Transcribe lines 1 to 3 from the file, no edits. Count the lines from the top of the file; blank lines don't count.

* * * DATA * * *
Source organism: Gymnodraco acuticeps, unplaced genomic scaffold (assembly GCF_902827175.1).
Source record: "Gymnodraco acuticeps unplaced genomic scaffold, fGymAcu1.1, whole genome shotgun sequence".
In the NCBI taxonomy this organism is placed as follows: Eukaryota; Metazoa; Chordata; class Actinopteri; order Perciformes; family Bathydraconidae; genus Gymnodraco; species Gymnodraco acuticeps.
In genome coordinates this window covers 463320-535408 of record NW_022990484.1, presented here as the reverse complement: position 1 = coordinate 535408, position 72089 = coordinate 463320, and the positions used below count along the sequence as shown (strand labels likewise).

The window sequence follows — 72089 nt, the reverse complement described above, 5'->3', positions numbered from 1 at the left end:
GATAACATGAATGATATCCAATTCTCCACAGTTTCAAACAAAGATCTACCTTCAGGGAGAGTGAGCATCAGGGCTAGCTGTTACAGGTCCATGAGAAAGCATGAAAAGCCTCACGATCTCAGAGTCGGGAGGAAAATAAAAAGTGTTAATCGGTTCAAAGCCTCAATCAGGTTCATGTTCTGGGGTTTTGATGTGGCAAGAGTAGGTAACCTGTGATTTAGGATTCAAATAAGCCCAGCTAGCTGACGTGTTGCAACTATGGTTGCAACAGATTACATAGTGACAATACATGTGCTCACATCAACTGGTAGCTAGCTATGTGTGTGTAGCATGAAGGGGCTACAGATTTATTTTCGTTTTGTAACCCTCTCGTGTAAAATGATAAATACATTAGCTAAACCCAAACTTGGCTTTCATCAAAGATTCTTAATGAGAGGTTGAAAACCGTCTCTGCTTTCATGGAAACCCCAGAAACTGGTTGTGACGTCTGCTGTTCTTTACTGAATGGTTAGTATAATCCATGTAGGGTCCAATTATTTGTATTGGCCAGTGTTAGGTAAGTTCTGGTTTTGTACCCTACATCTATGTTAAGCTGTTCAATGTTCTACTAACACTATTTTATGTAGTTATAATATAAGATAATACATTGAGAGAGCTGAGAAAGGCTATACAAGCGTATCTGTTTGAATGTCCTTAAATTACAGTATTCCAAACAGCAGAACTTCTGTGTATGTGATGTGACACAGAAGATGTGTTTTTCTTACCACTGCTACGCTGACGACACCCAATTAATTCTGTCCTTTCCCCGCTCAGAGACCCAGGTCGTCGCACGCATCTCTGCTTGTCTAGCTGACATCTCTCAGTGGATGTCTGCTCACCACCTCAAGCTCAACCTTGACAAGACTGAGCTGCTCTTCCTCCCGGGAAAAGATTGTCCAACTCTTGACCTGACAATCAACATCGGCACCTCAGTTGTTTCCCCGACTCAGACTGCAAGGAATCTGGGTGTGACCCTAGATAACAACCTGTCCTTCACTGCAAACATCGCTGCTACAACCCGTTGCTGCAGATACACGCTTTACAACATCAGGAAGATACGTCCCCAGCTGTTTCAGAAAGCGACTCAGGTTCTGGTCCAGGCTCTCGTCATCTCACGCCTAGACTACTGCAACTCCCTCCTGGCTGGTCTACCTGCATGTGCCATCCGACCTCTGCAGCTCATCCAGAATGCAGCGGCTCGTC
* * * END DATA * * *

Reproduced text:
Source organism: Gymnodraco acuticeps, unplaced genomic scaffold (assembly GCF_902827175.1).
Source record: "Gymnodraco acuticeps unplaced genomic scaffold, fGymAcu1.1, whole genome shotgun sequence".
In the NCBI taxonomy this organism is placed as follows: Eukaryota; Metazoa; Chordata; class Actinopteri; order Perciformes; family Bathydraconidae; genus Gymnodraco; species Gymnodraco acuticeps.